Under United States Trademark law, marks such as olfactory and sounds which are not possible to be graphically represented, can be registered if explained by a written detailed description under the Trademark Manual of Examining Procedure. The US court of law recognized that smell mark can also be registered as the trademark in the case of In Re Celia Clark6 where acceptance was given to the application for registration of 'a high impact, fresh floral fragrance reminiscent of Plumeria blossoms' for products such as sewing thread and embroidery yarn. The court, in this case, based its opinion on the fact that the fragrance used by the applicant is not an inherent attribute of products for which it is used. The products are not such for which the smell is an essential attribute. The argument for accepting the smell as a trademark was based on the premise that scent is comparable to the colour and hence is registrable. One of the arguments made against this judgment was that it was made being ignorant to osphresiology, which talks about smell and scent. The premise on which the argument was based that scent and colour being comparable was pointed contrary to scientific evidence and points that such a contrast is misleading in nature7. The scientific evidence shows that the smell of a product can be affected by the temperature humidity and wind conditions and can strengthen and weaken the potency of the smell mark. Furthermore, a smell has no independent identity but requires other sensory memory to enable its recall. Detection and recognition of a smell depend on various factors, one of the factors being the health of the individual perceiving the scent which is a 'Personal Variable'8. The personal variable also includes natural predispositions, such as physical and mental abilities of an individual.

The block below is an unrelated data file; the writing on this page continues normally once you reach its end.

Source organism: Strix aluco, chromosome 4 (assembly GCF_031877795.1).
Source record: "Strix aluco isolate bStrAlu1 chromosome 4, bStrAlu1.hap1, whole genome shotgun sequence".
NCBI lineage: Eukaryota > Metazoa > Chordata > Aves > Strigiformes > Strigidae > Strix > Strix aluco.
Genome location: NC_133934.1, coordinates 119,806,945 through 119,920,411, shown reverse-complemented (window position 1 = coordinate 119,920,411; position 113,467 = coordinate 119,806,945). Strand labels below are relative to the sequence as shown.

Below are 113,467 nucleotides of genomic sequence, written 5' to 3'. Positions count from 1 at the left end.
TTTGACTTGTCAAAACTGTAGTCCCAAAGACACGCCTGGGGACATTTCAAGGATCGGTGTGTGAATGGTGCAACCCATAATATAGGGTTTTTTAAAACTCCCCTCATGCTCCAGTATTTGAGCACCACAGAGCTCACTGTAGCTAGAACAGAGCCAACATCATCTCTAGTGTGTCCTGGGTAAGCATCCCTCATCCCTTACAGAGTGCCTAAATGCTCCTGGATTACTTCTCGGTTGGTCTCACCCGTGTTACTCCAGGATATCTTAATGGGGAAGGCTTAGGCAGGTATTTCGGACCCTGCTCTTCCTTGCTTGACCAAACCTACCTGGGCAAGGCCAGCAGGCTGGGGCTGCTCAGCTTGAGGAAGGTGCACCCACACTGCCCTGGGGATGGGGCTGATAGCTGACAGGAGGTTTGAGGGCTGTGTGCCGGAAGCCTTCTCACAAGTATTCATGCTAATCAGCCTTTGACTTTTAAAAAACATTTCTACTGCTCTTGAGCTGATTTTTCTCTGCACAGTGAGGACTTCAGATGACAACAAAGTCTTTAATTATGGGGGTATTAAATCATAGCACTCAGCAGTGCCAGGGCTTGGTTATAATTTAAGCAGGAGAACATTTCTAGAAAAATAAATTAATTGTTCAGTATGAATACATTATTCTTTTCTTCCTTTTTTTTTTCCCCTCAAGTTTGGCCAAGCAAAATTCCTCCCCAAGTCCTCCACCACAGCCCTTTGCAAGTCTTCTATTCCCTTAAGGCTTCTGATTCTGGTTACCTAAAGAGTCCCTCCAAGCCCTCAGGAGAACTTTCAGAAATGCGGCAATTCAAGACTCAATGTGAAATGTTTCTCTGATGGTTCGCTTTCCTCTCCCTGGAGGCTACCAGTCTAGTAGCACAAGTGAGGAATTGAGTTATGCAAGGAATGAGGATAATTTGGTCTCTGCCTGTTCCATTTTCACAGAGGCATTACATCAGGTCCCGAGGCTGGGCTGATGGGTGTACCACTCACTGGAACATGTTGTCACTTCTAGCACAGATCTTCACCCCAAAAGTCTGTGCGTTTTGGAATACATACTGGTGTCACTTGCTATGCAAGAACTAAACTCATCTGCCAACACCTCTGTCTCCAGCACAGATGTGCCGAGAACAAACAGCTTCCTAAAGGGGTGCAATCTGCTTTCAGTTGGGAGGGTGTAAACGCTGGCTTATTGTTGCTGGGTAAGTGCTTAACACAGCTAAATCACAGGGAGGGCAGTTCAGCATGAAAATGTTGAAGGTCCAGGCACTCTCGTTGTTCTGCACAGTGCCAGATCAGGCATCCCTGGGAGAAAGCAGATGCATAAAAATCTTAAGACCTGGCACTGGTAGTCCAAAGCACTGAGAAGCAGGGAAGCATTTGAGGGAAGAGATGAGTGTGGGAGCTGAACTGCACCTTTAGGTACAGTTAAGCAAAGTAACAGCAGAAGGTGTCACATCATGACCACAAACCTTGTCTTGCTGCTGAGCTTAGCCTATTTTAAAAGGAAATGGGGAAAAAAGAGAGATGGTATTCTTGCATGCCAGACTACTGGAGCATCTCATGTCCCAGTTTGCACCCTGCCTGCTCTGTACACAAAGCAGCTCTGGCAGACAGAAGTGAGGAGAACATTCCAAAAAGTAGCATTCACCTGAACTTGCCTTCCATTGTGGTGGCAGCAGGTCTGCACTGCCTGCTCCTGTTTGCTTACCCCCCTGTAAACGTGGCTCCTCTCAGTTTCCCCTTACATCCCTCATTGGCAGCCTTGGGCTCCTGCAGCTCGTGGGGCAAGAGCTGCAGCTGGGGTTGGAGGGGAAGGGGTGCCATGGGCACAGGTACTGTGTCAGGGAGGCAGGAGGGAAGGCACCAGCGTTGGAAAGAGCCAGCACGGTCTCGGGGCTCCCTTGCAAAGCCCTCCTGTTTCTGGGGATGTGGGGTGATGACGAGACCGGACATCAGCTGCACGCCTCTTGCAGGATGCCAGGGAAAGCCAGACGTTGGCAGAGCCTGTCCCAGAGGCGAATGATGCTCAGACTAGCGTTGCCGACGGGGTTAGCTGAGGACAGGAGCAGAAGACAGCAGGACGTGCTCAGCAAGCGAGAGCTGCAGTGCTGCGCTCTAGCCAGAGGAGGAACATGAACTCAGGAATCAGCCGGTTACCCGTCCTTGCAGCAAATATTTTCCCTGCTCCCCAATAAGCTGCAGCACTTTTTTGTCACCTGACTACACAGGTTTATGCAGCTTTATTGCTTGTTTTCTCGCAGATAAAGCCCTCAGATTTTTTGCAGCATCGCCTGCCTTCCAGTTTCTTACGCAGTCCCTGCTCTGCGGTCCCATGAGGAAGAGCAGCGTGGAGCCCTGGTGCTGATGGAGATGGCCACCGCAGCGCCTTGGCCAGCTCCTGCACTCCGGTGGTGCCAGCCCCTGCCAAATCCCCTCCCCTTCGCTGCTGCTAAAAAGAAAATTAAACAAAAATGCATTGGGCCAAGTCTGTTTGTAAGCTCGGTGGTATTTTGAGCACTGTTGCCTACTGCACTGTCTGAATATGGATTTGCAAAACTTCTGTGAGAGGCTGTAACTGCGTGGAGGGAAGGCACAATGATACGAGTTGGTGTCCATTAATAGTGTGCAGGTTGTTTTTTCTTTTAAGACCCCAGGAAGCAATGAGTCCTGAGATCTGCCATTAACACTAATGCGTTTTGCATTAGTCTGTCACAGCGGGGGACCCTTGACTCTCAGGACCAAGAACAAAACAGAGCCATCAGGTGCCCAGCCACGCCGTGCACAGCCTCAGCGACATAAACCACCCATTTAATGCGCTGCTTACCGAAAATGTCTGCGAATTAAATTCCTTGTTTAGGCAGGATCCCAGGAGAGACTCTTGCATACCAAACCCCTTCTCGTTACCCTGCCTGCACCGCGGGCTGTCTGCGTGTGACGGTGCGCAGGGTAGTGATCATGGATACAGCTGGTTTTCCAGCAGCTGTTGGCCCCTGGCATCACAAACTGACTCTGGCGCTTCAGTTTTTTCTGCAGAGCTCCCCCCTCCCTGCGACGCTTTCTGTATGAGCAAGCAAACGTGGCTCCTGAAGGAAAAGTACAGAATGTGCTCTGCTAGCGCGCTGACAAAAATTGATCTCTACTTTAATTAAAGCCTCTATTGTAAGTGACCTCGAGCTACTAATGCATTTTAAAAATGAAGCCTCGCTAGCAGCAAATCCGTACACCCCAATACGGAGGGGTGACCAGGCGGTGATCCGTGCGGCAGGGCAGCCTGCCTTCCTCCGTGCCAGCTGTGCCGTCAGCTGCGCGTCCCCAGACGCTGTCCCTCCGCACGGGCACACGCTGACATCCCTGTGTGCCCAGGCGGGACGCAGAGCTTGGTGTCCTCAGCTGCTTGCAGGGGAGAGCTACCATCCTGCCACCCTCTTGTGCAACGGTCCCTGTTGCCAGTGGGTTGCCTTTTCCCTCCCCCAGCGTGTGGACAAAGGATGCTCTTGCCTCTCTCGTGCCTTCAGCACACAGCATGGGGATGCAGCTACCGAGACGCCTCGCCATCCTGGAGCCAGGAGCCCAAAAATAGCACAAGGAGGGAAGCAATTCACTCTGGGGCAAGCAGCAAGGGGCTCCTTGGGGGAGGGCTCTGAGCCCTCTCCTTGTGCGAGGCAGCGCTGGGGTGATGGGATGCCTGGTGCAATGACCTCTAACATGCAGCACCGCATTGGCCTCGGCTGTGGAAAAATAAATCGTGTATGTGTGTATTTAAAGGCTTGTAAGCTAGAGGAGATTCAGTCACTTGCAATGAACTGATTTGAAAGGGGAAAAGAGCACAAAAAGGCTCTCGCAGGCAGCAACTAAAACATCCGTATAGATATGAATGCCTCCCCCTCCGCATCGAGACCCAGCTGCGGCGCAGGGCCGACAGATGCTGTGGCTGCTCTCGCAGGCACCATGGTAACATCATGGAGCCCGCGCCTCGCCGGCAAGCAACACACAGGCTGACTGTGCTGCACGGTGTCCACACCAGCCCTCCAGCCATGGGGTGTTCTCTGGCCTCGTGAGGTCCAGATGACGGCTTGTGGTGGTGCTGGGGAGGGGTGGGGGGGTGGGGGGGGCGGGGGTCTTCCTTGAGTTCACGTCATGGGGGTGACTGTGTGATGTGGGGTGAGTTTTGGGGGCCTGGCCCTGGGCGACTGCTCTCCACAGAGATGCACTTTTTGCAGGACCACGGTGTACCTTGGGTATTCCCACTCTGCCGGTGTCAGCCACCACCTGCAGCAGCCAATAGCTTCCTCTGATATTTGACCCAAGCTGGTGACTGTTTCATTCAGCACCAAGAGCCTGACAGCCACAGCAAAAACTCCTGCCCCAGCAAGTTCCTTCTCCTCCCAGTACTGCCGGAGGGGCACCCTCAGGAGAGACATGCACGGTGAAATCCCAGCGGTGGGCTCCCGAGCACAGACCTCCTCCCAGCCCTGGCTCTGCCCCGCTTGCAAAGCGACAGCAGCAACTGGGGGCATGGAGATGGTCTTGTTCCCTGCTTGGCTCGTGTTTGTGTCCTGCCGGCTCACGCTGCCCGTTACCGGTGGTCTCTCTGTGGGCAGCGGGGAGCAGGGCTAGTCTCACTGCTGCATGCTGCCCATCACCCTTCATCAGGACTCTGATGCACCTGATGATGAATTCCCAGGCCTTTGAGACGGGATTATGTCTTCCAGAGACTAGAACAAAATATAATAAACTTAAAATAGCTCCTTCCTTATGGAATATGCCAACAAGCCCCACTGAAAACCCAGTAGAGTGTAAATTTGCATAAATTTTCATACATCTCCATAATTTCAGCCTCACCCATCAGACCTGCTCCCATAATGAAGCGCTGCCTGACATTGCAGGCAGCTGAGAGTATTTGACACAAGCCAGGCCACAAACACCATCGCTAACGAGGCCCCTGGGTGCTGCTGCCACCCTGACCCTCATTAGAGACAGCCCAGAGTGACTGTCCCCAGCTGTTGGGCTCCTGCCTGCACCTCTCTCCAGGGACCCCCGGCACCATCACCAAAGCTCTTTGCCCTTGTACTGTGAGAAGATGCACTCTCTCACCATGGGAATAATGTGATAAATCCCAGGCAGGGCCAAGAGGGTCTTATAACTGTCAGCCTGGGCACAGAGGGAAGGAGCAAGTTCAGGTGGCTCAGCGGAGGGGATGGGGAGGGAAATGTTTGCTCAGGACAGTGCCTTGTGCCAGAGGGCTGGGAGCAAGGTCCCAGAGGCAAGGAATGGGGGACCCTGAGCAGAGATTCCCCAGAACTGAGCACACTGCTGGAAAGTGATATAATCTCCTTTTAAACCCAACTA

INDIAN SCENARIO